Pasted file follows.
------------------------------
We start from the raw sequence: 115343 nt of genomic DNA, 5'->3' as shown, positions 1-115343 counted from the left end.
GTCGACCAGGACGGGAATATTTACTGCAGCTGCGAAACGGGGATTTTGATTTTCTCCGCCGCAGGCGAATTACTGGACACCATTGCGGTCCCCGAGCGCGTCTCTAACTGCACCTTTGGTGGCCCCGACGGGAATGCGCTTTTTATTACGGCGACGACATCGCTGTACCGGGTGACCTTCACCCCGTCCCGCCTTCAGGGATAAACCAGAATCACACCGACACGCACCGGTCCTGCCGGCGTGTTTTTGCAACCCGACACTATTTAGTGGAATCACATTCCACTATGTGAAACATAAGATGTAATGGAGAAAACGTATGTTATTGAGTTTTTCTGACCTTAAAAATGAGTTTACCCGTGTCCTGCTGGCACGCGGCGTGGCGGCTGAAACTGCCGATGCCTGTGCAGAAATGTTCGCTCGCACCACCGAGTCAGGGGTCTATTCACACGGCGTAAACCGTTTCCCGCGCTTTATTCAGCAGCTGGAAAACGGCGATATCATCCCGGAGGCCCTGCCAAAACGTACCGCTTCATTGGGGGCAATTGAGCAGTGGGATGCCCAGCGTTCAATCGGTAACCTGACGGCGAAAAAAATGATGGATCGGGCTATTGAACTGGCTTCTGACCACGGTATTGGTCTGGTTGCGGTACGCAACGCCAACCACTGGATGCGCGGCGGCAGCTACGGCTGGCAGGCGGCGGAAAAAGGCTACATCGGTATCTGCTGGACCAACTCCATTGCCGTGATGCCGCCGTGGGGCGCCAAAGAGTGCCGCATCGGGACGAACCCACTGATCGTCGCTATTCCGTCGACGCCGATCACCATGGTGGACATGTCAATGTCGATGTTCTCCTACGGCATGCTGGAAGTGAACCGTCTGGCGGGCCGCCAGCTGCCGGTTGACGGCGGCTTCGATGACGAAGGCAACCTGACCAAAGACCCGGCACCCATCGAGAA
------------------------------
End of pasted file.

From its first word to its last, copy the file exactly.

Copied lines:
We start from the raw sequence: 115343 nt of genomic DNA, 5'->3' as shown, positions 1-115343 counted from the left end.
GTCGACCAGGACGGGAATATTTACTGCAGCTGCGAAACGGGGATTTTGATTTTCTCCGCCGCAGGCGAATTACTGGACACCATTGCGGTCCCCGAGCGCGTCTCTAACTGCACCTTTGGTGGCCCCGACGGGAATGCGCTTTTTATTACGGCGACGACATCGCTGTACCGGGTGACCTTCACCCCGTCCCGCCTTCAGGGATAAACCAGAATCACACCGACACGCACCGGTCCTGCCGGCGTGTTTTTGCAACCCGACACTATTTAGTGGAATCACATTCCACTATGTGAAACATAAGATGTAATGGAGAAAACGTATGTTATTGAGTTTTTCTGACCTTAAAAATGAGTTTACCCGTGTCCTGCTGGCACGCGGCGTGGCGGCTGAAACTGCCGATGCCTGTGCAGAAATGTTCGCTCGCACCACCGAGTCAGGGGTCTATTCACACGGCGTAAACCGTTTCCCGCGCTTTATTCAGCAGCTGGAAAACGGCGATATCATCCCGGAGGCCCTGCCAAAACGTACCGCTTCATTGGGGGCAATTGAGCAGTGGGATGCCCAGCGTTCAATCGGTAACCTGACGGCGAAAAAAATGATGGATCGGGCTATTGAACTGGCTTCTGACCACGGTATTGGTCTGGTTGCGGTACGCAACGCCAACCACTGGATGCGCGGCGGCAGCTACGGCTGGCAGGCGGCGGAAAAAGGCTACATCGGTATCTGCTGGACCAACTCCATTGCCGTGATGCCGCCGTGGGGCGCCAAAGAGTGCCGCATCGGGACGAACCCACTGATCGTCGCTATTCCGTCGACGCCGATCACCATGGTGGACATGTCAATGTCGATGTTCTCCTACGGCATGCTGGAAGTGAACCGTCTGGCGGGCCGCCAGCTGCCGGTTGACGGCGGCTTCGATGACGAAGGCAACCTGACCAAAGACCCGGCACCCATCGAGAA